5/26/2017 2:54:00 PM
The story starts off with Delhi Ganesh narrating a story to his grandson and granddaughter. The landlord at Mangalapuram has two sons. His elder son is staying with him after getting married while his younger son, the hero Yahavan is studying in Chennai. He gets romantically involved with Gayathri and they get married. When the newlywed couple come to Yahavan's hometown, his father, elder brother and sister-in-law are pronounced dead. Gayathri inquires Yahavan what happened to his father upon seeing that his brother and sister-in-law's pictures are hanging on the wall with garlands. Yahavan however brushes away her query saying something incoherent. And, from that day onwards, a spirit takes over Gayathri's physical form and doesn't allow her to get close with Yahavan. Upon realizing that a spirit has taken control over Gayathri's body, Yahavan decides to consult a astrologer, who states that he needs full disclosure on the events that had taken place in that house and only then he would be able to help him.
Left with no choice, Yahavan narrates what had happened. He says that his sister-in-law was pregnant when she fell into a well under mysterious circumstances. Saddened with grief over the incident, his elder brother too passed away in a few days. The remainder of the plot of Mangalapuram revolves around who killed Yahavan's sister-in-law and, who and why the spirit took over Gayathri's body.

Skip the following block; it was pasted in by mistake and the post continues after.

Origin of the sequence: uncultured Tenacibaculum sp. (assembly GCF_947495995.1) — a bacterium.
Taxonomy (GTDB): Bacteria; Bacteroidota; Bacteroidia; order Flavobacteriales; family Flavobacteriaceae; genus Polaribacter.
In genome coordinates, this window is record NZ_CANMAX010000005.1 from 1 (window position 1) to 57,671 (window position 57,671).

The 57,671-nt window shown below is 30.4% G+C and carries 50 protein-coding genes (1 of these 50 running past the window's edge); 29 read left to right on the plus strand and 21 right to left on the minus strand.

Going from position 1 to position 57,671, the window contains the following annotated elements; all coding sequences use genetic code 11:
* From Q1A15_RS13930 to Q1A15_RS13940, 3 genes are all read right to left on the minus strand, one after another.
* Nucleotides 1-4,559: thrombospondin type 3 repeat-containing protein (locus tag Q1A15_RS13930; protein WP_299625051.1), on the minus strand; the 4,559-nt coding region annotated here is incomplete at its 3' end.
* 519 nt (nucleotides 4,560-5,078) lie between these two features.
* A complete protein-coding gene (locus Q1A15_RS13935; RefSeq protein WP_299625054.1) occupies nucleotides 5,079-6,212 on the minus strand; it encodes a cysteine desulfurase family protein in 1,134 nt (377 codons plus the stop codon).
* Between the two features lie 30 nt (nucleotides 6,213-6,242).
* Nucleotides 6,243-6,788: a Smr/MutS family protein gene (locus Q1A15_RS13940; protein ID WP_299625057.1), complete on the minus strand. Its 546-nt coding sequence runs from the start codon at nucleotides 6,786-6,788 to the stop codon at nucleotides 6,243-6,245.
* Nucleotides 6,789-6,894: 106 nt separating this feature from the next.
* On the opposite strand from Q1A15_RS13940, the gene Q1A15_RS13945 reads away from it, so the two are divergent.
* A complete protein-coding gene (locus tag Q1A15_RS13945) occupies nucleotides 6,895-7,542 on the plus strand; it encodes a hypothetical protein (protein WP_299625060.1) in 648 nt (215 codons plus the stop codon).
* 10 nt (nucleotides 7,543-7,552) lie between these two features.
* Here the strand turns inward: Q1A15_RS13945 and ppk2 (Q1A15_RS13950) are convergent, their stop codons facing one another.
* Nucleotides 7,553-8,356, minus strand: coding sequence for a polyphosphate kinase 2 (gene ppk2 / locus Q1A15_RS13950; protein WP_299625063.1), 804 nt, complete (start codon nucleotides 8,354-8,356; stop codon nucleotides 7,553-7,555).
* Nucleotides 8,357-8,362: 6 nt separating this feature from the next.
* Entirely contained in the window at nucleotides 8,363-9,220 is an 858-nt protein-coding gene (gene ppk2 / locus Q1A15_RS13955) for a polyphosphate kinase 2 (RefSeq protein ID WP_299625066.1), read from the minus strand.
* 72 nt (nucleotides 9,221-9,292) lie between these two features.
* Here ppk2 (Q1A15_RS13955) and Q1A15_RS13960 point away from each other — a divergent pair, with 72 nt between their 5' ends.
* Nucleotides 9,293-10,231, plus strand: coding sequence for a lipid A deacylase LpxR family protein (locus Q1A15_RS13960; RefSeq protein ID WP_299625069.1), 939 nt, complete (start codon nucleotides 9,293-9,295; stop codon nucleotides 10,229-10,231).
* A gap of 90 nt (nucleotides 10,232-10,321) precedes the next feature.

Yahavan's role can be best described as innocent and since he is a newcomer, it is understandable that he doesn't get the expressions right on few occasions. The same can be said about Gayathri too who comes in as a doll and dances with the hero for a song. There's not much to talk regarding their chemistry on screen. The most effective actor in the film however is Kamali, who comes in as the sister-in-law and has delivered a commendable performance - be it in the horror scenes where she leaves us terrified or in sentiment. Ajay Rathnam brings in his experience and portrays a decent performance and the same can be said about Delhi Ganesh. Bonda Mani's comedy antics with his gang fail to impress.
Director Gopal has attempted to make a film that balances between both sentiment and thriller, but has failed to convey the story in an effective manner. His efforts to extract the best output from his cast also falls flat and that is visible throughout the narrative of the film. Ilanayagan's music hardly impresses and the and the same can be said about his background score. Thirugnanasambandham's cinematography isn't up t the mark.
In short, Mangalapuram is not fascinating.